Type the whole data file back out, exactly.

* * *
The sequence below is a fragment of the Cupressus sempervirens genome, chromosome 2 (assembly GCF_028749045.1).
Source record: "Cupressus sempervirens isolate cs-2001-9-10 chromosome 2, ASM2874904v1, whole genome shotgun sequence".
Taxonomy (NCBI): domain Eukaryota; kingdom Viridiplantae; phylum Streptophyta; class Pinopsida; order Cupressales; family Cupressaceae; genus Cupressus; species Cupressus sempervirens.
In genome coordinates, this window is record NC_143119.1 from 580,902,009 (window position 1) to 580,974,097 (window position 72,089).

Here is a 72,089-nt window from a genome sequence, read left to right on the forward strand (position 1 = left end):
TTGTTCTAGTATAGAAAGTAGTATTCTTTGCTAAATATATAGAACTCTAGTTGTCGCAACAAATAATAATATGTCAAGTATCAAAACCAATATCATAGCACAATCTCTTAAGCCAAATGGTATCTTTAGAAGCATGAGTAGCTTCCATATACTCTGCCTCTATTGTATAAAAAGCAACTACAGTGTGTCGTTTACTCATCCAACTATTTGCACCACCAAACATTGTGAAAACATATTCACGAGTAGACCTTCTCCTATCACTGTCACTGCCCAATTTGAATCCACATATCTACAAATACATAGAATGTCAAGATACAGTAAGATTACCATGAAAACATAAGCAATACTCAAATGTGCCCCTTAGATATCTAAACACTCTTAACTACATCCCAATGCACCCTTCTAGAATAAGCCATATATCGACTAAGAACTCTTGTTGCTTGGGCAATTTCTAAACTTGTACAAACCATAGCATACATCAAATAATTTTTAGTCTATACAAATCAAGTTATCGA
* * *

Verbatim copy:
The sequence below is a fragment of the Cupressus sempervirens genome, chromosome 2 (assembly GCF_028749045.1).
Source record: "Cupressus sempervirens isolate cs-2001-9-10 chromosome 2, ASM2874904v1, whole genome shotgun sequence".
Taxonomy (NCBI): domain Eukaryota; kingdom Viridiplantae; phylum Streptophyta; class Pinopsida; order Cupressales; family Cupressaceae; genus Cupressus; species Cupressus sempervirens.
In genome coordinates, this window is record NC_143119.1 from 580,902,009 (window position 1) to 580,974,097 (window position 72,089).

Here is a 72,089-nt window from a genome sequence, read left to right on the forward strand (position 1 = left end):
TTGTTCTAGTATAGAAAGTAGTATTCTTTGCTAAATATATAGAACTCTAGTTGTCGCAACAAATAATAATATGTCAAGTATCAAAACCAATATCATAGCACAATCTCTTAAGCCAAATGGTATCTTTAGAAGCATGAGTAGCTTCCATATACTCTGCCTCTATTGTATAAAAAGCAACTACAGTGTGTCGTTTACTCATCCAACTATTTGCACCACCAAACATTGTGAAAACATATTCACGAGTAGACCTTCTCCTATCACTGTCACTGCCCAATTTGAATCCACATATCTACAAATACATAGAATGTCAAGATACAGTAAGATTACCATGAAAACATAAGCAATACTCAAATGTGCCCCTTAGATATCTAAACACTCTTAACTACATCCCAATGCACCCTTCTAGAATAAGCCATATATCGACTAAGAACTCTTGTTGCTTGGGCAATTTCTAAACTTGTACAAACCATAGCATACATCAAATAATTTTTAGTCTATACAAATCAAGTTATCGA